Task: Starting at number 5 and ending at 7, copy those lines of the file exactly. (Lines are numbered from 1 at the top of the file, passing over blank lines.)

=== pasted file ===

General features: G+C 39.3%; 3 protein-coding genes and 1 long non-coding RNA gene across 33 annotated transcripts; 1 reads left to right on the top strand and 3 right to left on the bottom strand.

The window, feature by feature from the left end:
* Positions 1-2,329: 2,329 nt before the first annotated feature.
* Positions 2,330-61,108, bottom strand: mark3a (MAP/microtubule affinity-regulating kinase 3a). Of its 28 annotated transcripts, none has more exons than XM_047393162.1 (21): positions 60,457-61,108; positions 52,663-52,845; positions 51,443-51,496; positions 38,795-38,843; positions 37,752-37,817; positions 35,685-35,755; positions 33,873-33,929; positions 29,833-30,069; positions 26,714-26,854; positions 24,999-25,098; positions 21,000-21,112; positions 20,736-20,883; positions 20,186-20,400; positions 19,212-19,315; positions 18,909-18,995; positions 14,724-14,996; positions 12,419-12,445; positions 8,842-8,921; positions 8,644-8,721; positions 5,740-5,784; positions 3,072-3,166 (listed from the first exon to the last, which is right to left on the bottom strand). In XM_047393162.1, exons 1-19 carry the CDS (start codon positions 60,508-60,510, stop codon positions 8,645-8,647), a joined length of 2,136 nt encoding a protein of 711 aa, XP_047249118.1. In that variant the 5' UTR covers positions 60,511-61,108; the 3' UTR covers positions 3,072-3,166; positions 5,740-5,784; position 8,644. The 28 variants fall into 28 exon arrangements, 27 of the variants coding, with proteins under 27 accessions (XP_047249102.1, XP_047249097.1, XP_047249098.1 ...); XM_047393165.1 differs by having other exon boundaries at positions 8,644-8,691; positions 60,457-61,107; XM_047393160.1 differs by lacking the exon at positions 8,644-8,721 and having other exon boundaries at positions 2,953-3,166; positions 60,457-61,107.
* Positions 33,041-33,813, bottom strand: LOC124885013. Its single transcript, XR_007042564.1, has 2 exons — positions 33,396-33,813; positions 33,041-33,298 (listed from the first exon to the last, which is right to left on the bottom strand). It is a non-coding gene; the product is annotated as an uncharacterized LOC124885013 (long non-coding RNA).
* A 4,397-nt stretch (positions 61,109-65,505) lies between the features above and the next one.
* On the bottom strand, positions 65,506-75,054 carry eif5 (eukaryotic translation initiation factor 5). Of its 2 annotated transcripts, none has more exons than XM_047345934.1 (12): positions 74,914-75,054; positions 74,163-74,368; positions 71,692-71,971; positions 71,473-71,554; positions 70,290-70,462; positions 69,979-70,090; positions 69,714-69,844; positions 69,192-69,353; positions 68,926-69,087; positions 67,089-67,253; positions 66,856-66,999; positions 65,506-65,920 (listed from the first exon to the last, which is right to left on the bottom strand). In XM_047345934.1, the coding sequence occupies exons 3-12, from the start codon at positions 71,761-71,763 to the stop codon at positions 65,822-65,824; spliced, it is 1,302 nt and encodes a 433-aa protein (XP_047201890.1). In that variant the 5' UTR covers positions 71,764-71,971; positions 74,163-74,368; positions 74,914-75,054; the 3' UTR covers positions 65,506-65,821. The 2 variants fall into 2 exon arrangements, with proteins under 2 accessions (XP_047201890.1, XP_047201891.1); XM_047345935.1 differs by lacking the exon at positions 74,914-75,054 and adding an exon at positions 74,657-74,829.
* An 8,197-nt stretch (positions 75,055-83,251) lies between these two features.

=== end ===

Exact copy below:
* Positions 33,041-33,813, bottom strand: LOC124885013. Its single transcript, XR_007042564.1, has 2 exons — positions 33,396-33,813; positions 33,041-33,298 (listed from the first exon to the last, which is right to left on the bottom strand). It is a non-coding gene; the product is annotated as an uncharacterized LOC124885013 (long non-coding RNA).
* A 4,397-nt stretch (positions 61,109-65,505) lies between the features above and the next one.
* On the bottom strand, positions 65,506-75,054 carry eif5 (eukaryotic translation initiation factor 5). Of its 2 annotated transcripts, none has more exons than XM_047345934.1 (12): positions 74,914-75,054; positions 74,163-74,368; positions 71,692-71,971; positions 71,473-71,554; positions 70,290-70,462; positions 69,979-70,090; positions 69,714-69,844; positions 69,192-69,353; positions 68,926-69,087; positions 67,089-67,253; positions 66,856-66,999; positions 65,506-65,920 (listed from the first exon to the last, which is right to left on the bottom strand). In XM_047345934.1, the coding sequence occupies exons 3-12, from the start codon at positions 71,761-71,763 to the stop codon at positions 65,822-65,824; spliced, it is 1,302 nt and encodes a 433-aa protein (XP_047201890.1). In that variant the 5' UTR covers positions 71,764-71,971; positions 74,163-74,368; positions 74,914-75,054; the 3' UTR covers positions 65,506-65,821. The 2 variants fall into 2 exon arrangements, with proteins under 2 accessions (XP_047201890.1, XP_047201891.1); XM_047345935.1 differs by lacking the exon at positions 74,914-75,054 and adding an exon at positions 74,657-74,829.